Google, Microsoft and the OpenID dust-up
Take the recent announcements by both Microsoft and Google that they were adopting and integrating OpenID, the open standard single sign-on system for Internet websites.
Microsoft announced on Tuesday that it was adopting the OpenID framework for its Windows Live project and that soon all Windows Live users would be able to use their Live ID to login to OpenID-enabled sites.
A day later, Google announced its OpenID plans, saying that users would be able to use their Google IDs to log in to sites that required OpenID accreditation.
Which sounds like good news for OpenID adoption which has been less than stellar to date. And with more OpenID providers, especially big ones, in the game the chances of OpenID really becoming the default standard for Internet single sign-on are strong.
Unless, of course, one of the big players deviates from the standard. Which is what many people are accusing Google of doing.
The NeoSmart blog writes: “Whatever it is that Google has released support for, it sure as hell isn’t OpenID”. And on Google’s own blog one commenter writes: In my opinion, this looks like basically just another closed, tied-to-one-vendor authentication scheme that just happens to use OpenID internally.” Another writes: “Except it’s not OpenID, is it? It’s GopenID, or GoogleID, or Andro-ID, or some other pointless fork of an existing and well-established standard.”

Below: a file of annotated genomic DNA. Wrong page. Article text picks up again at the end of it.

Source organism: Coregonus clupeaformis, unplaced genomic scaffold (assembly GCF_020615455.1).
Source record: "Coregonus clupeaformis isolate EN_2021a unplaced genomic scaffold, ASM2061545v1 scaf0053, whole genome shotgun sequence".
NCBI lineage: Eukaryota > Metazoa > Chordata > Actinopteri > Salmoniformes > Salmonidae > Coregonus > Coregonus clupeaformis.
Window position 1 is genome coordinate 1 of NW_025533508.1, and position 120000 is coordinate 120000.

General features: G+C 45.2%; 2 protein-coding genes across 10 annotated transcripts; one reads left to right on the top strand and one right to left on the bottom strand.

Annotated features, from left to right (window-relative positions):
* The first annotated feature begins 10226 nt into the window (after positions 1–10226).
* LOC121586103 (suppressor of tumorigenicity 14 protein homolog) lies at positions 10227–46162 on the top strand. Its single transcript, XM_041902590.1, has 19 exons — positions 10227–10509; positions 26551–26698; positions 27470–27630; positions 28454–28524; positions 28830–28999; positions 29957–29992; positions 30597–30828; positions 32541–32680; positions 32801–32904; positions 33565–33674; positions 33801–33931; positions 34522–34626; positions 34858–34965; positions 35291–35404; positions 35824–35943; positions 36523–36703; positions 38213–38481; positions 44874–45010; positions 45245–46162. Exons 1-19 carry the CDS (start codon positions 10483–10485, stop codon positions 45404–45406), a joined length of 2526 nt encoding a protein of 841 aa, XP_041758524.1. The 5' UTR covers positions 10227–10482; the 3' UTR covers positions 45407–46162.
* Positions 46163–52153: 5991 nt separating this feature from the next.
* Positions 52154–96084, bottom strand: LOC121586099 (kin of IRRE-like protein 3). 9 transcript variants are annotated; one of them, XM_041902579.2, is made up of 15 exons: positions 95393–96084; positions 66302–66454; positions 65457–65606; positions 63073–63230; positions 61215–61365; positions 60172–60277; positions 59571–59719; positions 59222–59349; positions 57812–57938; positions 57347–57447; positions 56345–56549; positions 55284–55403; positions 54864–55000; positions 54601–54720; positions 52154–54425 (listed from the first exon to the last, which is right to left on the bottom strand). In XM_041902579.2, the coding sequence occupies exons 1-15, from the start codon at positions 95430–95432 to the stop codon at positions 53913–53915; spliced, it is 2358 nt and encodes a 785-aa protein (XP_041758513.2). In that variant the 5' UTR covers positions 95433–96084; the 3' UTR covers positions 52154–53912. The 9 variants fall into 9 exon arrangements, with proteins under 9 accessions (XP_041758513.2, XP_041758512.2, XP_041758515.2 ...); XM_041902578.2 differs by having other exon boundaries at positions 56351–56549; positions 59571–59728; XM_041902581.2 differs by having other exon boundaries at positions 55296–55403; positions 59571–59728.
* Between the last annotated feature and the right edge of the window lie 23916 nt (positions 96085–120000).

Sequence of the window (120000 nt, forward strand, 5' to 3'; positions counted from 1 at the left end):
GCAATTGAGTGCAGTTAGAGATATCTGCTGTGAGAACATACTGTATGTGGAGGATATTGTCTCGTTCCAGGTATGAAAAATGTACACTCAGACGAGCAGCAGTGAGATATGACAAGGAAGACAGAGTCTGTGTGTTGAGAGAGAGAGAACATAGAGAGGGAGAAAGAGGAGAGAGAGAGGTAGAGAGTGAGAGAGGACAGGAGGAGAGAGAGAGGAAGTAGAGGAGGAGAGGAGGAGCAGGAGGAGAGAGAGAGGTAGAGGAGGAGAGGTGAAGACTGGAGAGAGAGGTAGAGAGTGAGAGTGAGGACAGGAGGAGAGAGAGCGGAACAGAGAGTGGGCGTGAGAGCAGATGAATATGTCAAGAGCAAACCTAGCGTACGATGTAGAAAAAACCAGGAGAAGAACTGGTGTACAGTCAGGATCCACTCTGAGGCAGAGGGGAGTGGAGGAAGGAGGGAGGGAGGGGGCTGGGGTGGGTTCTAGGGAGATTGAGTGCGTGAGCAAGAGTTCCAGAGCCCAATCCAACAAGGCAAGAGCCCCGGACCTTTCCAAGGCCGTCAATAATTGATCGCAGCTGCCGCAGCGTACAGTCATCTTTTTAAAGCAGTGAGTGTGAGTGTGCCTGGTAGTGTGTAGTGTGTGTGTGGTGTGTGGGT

NeoSmart goes so far as to say that not only is Google’s “OpenID” a “‘departure’ from OpenID, it’s a whole new standard”.
Which is really the crux of the matter. The point of OpenID is to offer a simple and standard method for signing into websites. If Google uses most of the OpenID standard but then adds a couple of extra steps it potentially makes its system incompatible with other systems, and creates a fork of the original protocol. Which is exactly what you don’t want when it comes to open standards.
What is most interesting, however, is just how good Microsoft looks right now. This time it looks as if Microsoft is doing the right thing. And Google is playing the part of “embrace, extend, extinguish” which is typically assigned to Microsoft.